DIY Sun Loungers Out of Old Goose Hunting Chairs!

3 Materials
$50
3 Hours
Easy

Our old barn became a relative's dumping ground for many years (decades ago) so I inherited some very strange leftovers. Especially old hunting gear and what-not. And, you know me, I'm trying to find projects and usability every where I can! These chairs my dad proclaimed to be old goose hunting chairs that once came with a blind over top of them. I nodded thinking, Well, that's cool but now they're mine! Mahahahahaha! I don't know about you but my idea of the perfect thing would be a place in the sun after work for a couple of hours, good company (or just myself would be fine too...) and a bottle of wine. I had been working on sun loungers in my head for months when I had stumbled upon these old goose hunting chairs and immediately, I got excited! I pulled them out of the barn Saturday morning and I got to work.

(Okay this project turned into seven hours of time wasting hell because I can be a real stubborn idiot at times. I'm not going to put all that here on Hometalk because it is a LONG story, but if you guys would like to find out all the details of my long horrible day with these chairs you can check it out on my blog :)

They were GROSS!!! Literally they were totally covered in the excrement of what seemed like hundreds of different kinds of birds and critters. EEEEWWWWW

First thing I did was cut off the nasty camouflaged fabric and then I used my garden hose and steel wool to scrub the frames as best I could. They were in surprisingly good shape, there was only one that had some rust where the paint was flaking off. I put them on a tarp in my garage and got to work spray painting the frames. One thing I was really stoked about was how BIG they were and how sturdy and heavy as well. These frames are not delicate by any means - they're designed to support big guys in full hunting gear during really cold and wet weather - so they're very tough.

I spent $25 at walmart on four cans of rustoleum spray paint in the happiest colors I could find and three outdoor table cloths. After cutting the fabric so that it was big enough to DOUBLE it for strength I grabbed my bag of baling twine and wrapped it around the back and the seats lots of times and created a support structure to be hidden under the fabric.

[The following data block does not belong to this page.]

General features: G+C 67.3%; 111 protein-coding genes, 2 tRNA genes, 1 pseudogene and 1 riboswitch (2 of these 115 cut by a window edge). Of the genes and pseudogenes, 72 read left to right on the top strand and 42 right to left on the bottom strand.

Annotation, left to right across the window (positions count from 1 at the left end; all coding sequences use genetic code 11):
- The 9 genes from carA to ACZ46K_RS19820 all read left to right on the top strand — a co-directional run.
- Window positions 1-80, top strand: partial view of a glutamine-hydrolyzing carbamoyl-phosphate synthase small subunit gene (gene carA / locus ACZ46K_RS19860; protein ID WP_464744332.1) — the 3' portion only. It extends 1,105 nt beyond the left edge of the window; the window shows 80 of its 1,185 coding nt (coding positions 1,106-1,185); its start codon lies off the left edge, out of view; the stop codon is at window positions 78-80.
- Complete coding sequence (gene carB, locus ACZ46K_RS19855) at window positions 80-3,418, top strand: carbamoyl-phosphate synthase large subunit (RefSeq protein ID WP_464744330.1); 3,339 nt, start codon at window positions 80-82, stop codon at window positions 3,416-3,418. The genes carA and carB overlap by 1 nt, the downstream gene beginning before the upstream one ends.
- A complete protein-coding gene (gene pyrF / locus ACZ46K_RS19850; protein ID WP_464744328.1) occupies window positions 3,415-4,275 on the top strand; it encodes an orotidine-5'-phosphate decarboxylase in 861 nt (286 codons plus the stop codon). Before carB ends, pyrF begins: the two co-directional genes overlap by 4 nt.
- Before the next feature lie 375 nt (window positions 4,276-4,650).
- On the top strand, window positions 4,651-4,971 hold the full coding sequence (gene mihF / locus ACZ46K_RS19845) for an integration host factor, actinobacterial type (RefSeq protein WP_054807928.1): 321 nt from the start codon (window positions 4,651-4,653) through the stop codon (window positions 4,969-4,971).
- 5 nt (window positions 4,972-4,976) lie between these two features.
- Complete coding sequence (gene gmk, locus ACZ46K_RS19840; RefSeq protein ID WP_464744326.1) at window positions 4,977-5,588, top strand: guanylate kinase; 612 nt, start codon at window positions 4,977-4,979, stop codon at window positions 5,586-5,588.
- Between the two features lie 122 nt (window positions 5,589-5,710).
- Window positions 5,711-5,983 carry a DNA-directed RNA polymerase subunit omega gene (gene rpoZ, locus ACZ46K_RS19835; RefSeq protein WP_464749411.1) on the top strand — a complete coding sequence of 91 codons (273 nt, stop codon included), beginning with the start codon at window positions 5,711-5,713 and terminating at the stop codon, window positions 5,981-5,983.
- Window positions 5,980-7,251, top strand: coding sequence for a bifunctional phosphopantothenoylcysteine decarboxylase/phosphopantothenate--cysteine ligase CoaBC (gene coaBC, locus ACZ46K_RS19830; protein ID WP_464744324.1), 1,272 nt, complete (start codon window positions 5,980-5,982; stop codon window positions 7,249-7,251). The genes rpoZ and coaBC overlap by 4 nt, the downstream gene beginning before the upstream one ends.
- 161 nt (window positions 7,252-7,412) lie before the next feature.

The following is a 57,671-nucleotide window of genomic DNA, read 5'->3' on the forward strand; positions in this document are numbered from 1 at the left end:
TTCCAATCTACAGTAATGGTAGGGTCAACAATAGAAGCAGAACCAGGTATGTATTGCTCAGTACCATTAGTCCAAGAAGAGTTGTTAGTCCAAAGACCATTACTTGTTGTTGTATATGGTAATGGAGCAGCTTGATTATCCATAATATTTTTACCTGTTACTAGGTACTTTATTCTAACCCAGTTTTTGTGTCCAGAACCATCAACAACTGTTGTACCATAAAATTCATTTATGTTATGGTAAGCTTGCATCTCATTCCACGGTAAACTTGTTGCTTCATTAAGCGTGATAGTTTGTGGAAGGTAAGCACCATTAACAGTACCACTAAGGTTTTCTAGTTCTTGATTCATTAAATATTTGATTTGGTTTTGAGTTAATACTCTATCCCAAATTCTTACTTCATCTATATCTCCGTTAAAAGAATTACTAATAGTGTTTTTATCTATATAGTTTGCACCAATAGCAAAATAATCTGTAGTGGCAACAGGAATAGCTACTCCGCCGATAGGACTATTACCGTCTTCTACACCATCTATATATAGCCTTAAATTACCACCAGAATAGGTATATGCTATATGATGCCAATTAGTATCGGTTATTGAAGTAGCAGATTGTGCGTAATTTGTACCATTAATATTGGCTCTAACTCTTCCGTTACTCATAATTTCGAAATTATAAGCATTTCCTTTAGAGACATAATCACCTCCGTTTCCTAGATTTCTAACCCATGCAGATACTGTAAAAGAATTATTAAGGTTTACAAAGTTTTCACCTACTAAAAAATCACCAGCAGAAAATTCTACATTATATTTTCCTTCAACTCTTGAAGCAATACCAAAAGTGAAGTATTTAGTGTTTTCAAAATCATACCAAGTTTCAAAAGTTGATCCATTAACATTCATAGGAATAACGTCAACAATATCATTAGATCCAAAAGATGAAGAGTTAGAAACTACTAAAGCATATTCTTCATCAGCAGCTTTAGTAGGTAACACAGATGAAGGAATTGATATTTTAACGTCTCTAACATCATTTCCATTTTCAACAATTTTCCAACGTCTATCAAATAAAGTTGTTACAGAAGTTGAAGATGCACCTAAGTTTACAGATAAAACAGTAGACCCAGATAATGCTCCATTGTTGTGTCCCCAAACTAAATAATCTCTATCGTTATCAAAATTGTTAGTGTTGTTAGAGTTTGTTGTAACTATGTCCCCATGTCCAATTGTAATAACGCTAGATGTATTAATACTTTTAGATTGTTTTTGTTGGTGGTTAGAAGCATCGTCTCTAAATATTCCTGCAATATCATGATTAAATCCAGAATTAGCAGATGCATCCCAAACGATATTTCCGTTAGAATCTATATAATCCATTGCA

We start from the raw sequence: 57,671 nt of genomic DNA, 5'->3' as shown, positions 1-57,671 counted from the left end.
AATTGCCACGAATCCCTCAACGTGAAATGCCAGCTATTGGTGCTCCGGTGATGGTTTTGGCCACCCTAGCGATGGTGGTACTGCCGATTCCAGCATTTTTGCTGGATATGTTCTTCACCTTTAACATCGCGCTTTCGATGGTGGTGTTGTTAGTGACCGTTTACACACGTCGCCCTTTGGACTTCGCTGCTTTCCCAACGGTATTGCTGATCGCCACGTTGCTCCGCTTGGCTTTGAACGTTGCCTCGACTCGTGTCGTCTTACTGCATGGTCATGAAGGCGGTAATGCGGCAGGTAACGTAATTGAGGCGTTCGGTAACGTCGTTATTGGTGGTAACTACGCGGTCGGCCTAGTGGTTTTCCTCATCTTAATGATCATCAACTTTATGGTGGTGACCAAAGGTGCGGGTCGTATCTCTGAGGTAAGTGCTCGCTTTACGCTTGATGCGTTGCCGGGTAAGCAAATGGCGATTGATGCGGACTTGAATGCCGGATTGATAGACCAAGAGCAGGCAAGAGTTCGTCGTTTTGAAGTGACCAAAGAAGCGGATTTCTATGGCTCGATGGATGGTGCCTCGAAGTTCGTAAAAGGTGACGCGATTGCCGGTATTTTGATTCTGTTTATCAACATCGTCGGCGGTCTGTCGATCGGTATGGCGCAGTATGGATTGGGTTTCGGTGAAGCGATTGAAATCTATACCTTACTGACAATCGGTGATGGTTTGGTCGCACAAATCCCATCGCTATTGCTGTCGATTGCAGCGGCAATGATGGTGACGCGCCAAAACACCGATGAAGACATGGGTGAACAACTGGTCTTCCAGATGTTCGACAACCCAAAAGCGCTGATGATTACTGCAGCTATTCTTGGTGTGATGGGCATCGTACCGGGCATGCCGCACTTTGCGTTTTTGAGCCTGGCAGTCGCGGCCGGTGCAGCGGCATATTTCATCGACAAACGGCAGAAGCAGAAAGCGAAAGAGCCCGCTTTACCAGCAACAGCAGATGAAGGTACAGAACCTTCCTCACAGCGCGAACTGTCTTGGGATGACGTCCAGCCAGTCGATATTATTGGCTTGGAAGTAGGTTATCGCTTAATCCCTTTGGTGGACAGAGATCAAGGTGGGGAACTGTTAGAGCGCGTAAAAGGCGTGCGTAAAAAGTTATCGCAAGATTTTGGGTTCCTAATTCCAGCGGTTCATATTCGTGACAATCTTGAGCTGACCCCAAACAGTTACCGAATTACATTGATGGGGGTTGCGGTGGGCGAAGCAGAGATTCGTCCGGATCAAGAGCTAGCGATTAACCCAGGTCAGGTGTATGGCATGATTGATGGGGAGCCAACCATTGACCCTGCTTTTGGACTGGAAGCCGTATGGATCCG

From there, I just wrapped the fabric over it to hide the twine and tied it in the back.


I tried and failed to add grommets for the back, so in the end, I cut holes down either side for the twine to thread through and then laced up the back like a corset :). Sewing would probably last longer and be stronger, if you have the time and skill to do it.


If you can't find me this summer you know where I'll be!

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GrandmasHouseDIY

Want more details about this and other DIY projects? Check out my blog post!

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Have a question about this project?

3 of 25 questions
  • Lindi
    on May 13, 2020

    Seeing as you’re still replying to your post some 4 years later.......how did they hold up re sagging with weight, holes ripping with weight, hot or sweaty seating etc ?

    • GrandmasHouseDIY
      on May 19, 2020

      Everything held up fine but unfortunately I left them out in the sun for one too many summers without considering how bad the fabric would sun bleach. So the table cloths are now basically all white lol but no holes!

  • Irma McKinney
    on May 13, 2020

    Were your boots on the wrong feet? LOL. J/K, it kind of looks like they are.

    • GrandmasHouseDIY
      on May 13, 2020

      lol they were off of my feet when I took the picture. I took them off and left them outside to drying when I took the pic. I didn't want to track in spray paint into the house :)

  • Kathy
    on May 13, 2020

    How did you get fabric wrapped on bars to hold

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